The effects of colorism in pop-culture are no secret. From celebrities having their skin lightened on magazine covers, to Lil Kim debuting her bleached skin and blonde hair on Instagram, to Zoe Saldana darkening her skin and wearing a prosthetic nose to portray the darker-skinned Nina Simone in the recent biopic. Colorism on this scale is a global phenomenon that - as highlighted in a recent essay by Vulture writer Mallika Rao - society is "still so bad at talking about."
But Chika Okoro, a 2nd year MBA student at Stanford Graduate School of Business, is talking about it on a big stage. Her speech at the TEDx Stanford conference in May is going viral as she breaks down colorism, not only in pop-culture, but in her own life, too.
It was the casting call for the movie Straight Outta Compton that inspired her speech. The Sande Alessi Casting agency advertised a list on their facebook ranking “A Girls” as the “hottest of the hot,” women of all races, with long hair and no extensions. “B Girls” were light skinned with long natural hair with great bodies - “Beyonce is the prototype here” it said. "C Girls" were African Americans with medium or light skin tones and weave.
And then there are the "D Girls." It read, “These are African American girls. Poor, not in good shape. Medium to dark skin tone.”
Under this criteria, Okoro would have been a “D Girl,” she solemnly admits.
eeWhen I first read this, I felt betrayed, Any given year there are just a handful of movies starring Black actors and actresses, just a handful of of opportunities when people can see actresses that look like me on the big screen and see that we’re fierce and beautiful and desirable, so I felt betrayed that when even in these small circles where I’m allowed to feel beautiful, I’m still shoved aside for those with more “Favorable” features: Light skin, light eyes, long soft real hair.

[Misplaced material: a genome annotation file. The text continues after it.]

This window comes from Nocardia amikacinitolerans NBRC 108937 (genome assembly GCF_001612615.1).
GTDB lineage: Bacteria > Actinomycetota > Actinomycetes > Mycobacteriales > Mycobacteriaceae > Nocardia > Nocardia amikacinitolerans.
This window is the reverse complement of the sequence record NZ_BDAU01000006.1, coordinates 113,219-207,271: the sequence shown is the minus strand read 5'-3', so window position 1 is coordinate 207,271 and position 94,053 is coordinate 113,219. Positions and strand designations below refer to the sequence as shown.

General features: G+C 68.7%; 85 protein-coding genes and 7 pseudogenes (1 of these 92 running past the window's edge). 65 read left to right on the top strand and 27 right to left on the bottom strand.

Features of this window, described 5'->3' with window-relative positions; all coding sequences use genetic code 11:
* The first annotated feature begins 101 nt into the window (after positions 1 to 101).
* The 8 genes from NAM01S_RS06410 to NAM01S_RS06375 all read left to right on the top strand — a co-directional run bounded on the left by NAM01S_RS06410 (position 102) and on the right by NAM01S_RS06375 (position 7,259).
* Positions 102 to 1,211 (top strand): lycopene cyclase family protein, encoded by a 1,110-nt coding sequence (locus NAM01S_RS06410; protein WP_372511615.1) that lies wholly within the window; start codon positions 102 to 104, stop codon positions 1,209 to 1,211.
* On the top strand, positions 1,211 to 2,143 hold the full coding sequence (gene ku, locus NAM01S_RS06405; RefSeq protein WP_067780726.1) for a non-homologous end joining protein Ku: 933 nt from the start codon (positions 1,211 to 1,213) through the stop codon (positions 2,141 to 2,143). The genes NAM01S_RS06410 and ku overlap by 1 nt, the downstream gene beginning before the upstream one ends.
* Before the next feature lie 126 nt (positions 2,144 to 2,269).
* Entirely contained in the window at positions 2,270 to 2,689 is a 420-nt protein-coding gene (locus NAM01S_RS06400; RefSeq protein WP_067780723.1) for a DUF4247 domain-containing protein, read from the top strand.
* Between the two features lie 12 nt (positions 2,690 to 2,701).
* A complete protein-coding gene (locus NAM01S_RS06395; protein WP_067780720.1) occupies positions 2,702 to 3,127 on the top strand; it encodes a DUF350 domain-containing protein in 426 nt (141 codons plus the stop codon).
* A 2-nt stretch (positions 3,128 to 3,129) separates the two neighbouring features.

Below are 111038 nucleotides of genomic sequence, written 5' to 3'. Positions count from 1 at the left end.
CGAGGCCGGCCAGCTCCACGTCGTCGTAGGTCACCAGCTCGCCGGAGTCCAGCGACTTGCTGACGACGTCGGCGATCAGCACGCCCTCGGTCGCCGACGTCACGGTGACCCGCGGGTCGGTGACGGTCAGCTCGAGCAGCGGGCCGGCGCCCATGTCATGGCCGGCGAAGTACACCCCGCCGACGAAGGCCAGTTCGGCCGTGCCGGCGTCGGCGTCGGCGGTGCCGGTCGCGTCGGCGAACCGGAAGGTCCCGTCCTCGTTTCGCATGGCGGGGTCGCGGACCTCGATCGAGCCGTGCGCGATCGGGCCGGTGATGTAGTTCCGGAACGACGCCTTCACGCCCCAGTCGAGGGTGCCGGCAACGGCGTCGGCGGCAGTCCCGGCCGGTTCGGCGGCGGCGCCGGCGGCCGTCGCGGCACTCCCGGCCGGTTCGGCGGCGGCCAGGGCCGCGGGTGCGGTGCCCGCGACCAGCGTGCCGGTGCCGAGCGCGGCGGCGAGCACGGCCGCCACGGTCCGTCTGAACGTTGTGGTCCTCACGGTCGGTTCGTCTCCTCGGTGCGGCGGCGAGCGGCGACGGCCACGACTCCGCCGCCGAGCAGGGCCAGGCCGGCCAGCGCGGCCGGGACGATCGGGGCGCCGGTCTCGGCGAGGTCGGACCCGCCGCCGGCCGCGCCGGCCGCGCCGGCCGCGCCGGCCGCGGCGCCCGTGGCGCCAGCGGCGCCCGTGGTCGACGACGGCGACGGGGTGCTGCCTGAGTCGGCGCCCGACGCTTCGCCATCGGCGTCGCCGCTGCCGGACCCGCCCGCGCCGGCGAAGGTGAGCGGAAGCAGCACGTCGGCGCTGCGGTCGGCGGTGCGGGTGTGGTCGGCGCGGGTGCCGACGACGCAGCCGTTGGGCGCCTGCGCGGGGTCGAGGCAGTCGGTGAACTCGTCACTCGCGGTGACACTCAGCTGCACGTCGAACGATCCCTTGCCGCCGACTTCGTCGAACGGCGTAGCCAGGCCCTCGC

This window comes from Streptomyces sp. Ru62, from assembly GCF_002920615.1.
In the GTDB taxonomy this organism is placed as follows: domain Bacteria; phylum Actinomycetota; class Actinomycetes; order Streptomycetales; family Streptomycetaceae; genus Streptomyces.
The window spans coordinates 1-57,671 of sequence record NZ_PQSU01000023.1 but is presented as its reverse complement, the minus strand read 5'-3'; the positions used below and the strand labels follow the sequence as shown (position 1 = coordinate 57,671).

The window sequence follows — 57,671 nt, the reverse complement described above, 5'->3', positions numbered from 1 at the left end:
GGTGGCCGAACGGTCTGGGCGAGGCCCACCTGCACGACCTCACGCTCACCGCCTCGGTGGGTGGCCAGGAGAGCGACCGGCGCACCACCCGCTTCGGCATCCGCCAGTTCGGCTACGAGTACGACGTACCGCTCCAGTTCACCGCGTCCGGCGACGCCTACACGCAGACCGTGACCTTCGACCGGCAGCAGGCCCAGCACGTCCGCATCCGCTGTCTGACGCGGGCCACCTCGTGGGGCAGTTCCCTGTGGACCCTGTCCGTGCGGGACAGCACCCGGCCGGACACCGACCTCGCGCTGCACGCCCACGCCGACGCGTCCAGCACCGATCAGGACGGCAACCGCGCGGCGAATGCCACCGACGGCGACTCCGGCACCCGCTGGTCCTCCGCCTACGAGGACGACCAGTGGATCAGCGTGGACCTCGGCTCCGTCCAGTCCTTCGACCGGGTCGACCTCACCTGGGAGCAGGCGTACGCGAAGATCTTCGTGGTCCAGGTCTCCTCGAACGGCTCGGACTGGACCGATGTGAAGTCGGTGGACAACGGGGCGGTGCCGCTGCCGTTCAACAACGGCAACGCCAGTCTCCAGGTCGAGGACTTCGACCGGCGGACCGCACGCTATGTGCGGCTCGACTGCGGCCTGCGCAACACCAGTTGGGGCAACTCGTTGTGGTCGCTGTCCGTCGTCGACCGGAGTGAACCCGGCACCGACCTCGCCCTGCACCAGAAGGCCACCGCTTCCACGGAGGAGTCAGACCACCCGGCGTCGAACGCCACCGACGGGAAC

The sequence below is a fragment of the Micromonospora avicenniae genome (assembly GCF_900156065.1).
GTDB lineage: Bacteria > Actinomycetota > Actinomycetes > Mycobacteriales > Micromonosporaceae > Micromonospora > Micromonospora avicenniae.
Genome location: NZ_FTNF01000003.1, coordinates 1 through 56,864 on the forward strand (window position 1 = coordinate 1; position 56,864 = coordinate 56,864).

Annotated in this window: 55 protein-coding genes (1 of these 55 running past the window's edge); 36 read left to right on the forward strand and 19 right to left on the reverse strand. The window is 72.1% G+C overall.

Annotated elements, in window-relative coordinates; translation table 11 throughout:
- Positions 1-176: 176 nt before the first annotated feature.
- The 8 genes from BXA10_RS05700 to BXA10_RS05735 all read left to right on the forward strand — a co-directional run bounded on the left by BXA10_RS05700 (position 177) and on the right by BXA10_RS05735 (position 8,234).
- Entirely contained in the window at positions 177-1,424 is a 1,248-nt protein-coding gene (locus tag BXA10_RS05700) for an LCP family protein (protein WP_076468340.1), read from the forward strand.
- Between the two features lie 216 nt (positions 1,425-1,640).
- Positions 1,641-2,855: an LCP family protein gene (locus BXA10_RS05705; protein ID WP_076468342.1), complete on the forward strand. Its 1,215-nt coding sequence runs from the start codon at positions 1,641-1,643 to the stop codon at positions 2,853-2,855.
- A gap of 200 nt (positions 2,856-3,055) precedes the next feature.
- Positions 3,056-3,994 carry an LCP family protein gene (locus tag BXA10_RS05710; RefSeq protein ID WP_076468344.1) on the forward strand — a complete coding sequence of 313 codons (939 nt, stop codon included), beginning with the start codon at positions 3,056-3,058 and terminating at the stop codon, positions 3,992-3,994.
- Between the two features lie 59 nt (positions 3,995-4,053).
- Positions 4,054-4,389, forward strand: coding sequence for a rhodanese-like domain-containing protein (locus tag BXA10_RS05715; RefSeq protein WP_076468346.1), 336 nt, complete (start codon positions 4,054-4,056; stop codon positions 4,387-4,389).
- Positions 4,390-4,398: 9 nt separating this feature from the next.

Casting calls like this perpetuate colorism, setting unattainable standards of beauty for so many Black women (she notes that technically, even Beyoncé doesn’t make the cut for an “A Girl” by those standards).
Okoro first noticed colorism in high school, she said, but she “didn’t actually know the term or formally learn about it until college.”
“You’re so pretty... for a dark skinned girl” is the back-handed “compliment” she remembers hearing in school - an all too familiar refrain for darker-skinned women in America. These are messages that have stuck with the Harvard alum ever since.
“[The] Stanford Graduate School of Business has a program where they give students a chance to give 9 min talks on a topic of their choice and once I saw that casting call, I knew I wanted to give my talk on colorism.” Okoro said.
"The first step to change is awareness" Okoro says in her talk. And her speech is a part of that change helping society understand that "D Girls are beautiful too."